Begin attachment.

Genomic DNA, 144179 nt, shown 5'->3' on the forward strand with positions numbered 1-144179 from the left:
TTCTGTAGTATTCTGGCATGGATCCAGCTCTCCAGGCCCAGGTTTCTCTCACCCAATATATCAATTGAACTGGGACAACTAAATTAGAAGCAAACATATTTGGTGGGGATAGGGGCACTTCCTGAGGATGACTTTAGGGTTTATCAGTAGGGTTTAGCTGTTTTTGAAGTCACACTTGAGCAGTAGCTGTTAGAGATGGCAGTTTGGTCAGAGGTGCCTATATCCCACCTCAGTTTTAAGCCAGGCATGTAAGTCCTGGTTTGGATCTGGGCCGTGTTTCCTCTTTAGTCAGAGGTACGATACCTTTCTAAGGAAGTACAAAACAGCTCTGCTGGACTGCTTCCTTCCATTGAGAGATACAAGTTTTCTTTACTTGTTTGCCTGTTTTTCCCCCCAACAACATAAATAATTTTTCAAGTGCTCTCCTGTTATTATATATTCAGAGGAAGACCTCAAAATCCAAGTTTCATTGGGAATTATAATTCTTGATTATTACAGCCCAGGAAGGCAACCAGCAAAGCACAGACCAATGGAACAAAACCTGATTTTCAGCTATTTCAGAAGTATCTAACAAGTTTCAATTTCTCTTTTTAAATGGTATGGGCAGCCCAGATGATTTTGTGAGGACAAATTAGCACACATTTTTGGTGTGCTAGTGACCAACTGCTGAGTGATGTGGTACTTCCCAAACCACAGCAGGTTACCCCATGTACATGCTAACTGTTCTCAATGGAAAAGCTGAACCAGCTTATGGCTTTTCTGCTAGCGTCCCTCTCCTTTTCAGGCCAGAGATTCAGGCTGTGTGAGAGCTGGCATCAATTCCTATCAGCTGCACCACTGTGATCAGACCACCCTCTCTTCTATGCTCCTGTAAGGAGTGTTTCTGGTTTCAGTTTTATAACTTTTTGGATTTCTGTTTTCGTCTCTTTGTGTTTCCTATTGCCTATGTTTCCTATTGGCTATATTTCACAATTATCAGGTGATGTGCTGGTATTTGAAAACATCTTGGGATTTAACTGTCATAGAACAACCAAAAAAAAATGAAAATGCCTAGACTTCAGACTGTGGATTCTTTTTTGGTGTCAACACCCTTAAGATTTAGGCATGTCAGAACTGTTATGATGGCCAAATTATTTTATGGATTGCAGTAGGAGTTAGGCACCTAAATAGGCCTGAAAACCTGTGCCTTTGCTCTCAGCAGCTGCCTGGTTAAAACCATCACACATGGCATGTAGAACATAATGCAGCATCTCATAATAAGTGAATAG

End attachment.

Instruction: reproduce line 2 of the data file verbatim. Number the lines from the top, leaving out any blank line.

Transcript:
TTCTGTAGTATTCTGGCATGGATCCAGCTCTCCAGGCCCAGGTTTCTCTCACCCAATATATCAATTGAACTGGGACAACTAAATTAGAAGCAAACATATTTGGTGGGGATAGGGGCACTTCCTGAGGATGACTTTAGGGTTTATCAGTAGGGTTTAGCTGTTTTTGAAGTCACACTTGAGCAGTAGCTGTTAGAGATGGCAGTTTGGTCAGAGGTGCCTATATCCCACCTCAGTTTTAAGCCAGGCATGTAAGTCCTGGTTTGGATCTGGGCCGTGTTTCCTCTTTAGTCAGAGGTACGATACCTTTCTAAGGAAGTACAAAACAGCTCTGCTGGACTGCTTCCTTCCATTGAGAGATACAAGTTTTCTTTACTTGTTTGCCTGTTTTTCCCCCCAACAACATAAATAATTTTTCAAGTGCTCTCCTGTTATTATATATTCAGAGGAAGACCTCAAAATCCAAGTTTCATTGGGAATTATAATTCTTGATTATTACAGCCCAGGAAGGCAACCAGCAAAGCACAGACCAATGGAACAAAACCTGATTTTCAGCTATTTCAGAAGTATCTAACAAGTTTCAATTTCTCTTTTTAAATGGTATGGGCAGCCCAGATGATTTTGTGAGGACAAATTAGCACACATTTTTGGTGTGCTAGTGACCAACTGCTGAGTGATGTGGTACTTCCCAAACCACAGCAGGTTACCCCATGTACATGCTAACTGTTCTCAATGGAAAAGCTGAACCAGCTTATGGCTTTTCTGCTAGCGTCCCTCTCCTTTTCAGGCCAGAGATTCAGGCTGTGTGAGAGCTGGCATCAATTCCTATCAGCTGCACCACTGTGATCAGACCACCCTCTCTTCTATGCTCCTGTAAGGAGTGTTTCTGGTTTCAGTTTTATAACTTTTTGGATTTCTGTTTTCGTCTCTTTGTGTTTCCTATTGCCTATGTTTCCTATTGGCTATATTTCACAATTATCAGGTGATGTGCTGGTATTTGAAAACATCTTGGGATTTAACTGTCATAGAACAACCAAAAAAAAATGAAAATGCCTAGACTTCAGACTGTGGATTCTTTTTTGGTGTCAACACCCTTAAGATTTAGGCATGTCAGAACTGTTATGATGGCCAAATTATTTTATGGATTGCAGTAGGAGTTAGGCACCTAAATAGGCCTGAAAACCTGTGCCTTTGCTCTCAGCAGCTGCCTGGTTAAAACCATCACACATGGCATGTAGAACATAATGCAGCATCTCATAATAAGTGAATAG